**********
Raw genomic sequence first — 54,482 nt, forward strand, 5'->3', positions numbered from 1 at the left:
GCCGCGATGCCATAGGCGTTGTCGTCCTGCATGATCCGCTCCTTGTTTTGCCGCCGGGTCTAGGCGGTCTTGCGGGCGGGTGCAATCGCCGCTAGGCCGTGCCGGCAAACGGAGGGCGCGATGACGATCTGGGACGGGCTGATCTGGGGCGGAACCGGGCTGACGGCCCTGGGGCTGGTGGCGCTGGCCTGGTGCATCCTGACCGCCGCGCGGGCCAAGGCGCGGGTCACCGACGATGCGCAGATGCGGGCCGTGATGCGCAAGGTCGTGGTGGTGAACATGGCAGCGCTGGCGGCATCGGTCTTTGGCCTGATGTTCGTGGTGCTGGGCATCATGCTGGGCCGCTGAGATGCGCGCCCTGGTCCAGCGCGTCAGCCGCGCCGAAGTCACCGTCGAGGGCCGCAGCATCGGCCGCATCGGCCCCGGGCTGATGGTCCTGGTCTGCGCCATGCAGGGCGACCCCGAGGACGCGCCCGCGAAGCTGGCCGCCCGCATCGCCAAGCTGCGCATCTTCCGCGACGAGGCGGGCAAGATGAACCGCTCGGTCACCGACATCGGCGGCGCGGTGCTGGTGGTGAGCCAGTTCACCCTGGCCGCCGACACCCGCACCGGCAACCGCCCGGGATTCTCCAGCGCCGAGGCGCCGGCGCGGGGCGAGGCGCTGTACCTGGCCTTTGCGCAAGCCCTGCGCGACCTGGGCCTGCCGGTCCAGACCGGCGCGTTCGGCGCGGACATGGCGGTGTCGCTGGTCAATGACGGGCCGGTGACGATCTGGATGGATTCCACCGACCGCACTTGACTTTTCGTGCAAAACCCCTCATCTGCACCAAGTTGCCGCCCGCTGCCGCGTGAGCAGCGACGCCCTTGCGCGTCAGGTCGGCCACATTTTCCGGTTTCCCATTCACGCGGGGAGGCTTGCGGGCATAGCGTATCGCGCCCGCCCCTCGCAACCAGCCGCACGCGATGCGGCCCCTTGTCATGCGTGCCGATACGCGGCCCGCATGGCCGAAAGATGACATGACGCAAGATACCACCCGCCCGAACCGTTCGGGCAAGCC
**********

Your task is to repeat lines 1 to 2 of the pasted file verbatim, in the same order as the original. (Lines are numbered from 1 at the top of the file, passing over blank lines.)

Raw genomic sequence first — 54,482 nt, forward strand, 5'->3', positions numbered from 1 at the left:
GCCGCGATGCCATAGGCGTTGTCGTCCTGCATGATCCGCTCCTTGTTTTGCCGCCGGGTCTAGGCGGTCTTGCGGGCGGGTGCAATCGCCGCTAGGCCGTGCCGGCAAACGGAGGGCGCGATGACGATCTGGGACGGGCTGATCTGGGGCGGAACCGGGCTGACGGCCCTGGGGCTGGTGGCGCTGGCCTGGTGCATCCTGACCGCCGCGCGGGCCAAGGCGCGGGTCACCGACGATGCGCAGATGCGGGCCGTGATGCGCAAGGTCGTGGTGGTGAACATGGCAGCGCTGGCGGCATCGGTCTTTGGCCTGATGTTCGTGGTGCTGGGCATCATGCTGGGCCGCTGAGATGCGCGCCCTGGTCCAGCGCGTCAGCCGCGCCGAAGTCACCGTCGAGGGCCGCAGCATCGGCCGCATCGGCCCCGGGCTGATGGTCCTGGTCTGCGCCATGCAGGGCGACCCCGAGGACGCGCCCGCGAAGCTGGCCGCCCGCATCGCCAAGCTGCGCATCTTCCGCGACGAGGCGGGCAAGATGAACCGCTCGGTCACCGACATCGGCGGCGCGGTGCTGGTGGTGAGCCAGTTCACCCTGGCCGCCGACACCCGCACCGGCAACCGCCCGGGATTCTCCAGCGCCGAGGCGCCGGCGCGGGGCGAGGCGCTGTACCTGGCCTTTGCGCAAGCCCTGCGCGACCTGGGCCTGCCGGTCCAGACCGGCGCGTTCGGCGCGGACATGGCGGTGTCGCTGGTCAATGACGGGCCGGTGACGATCTGGATGGATTCCACCGACCGCACTTGACTTTTCGTGCAAAACCCCTCATCTGCACCAAGTTGCCGCCCGCTGCCGCGTGAGCAGCGACGCCCTTGCGCGTCAGGTCGGCCACATTTTCCGGTTTCCCATTCACGCGGGGAGGCTTGCGGGCATAGCGTATCGCGCCCGCCCCTCGCAACCAGCCGCACGCGATGCGGCCCCTTGTCATGCGTGCCGATACGCGGCCCGCATGGCCGAAAGATGACATGACGCAAGATACCACCCGCCCGAACCGTTCGGGCAAGCC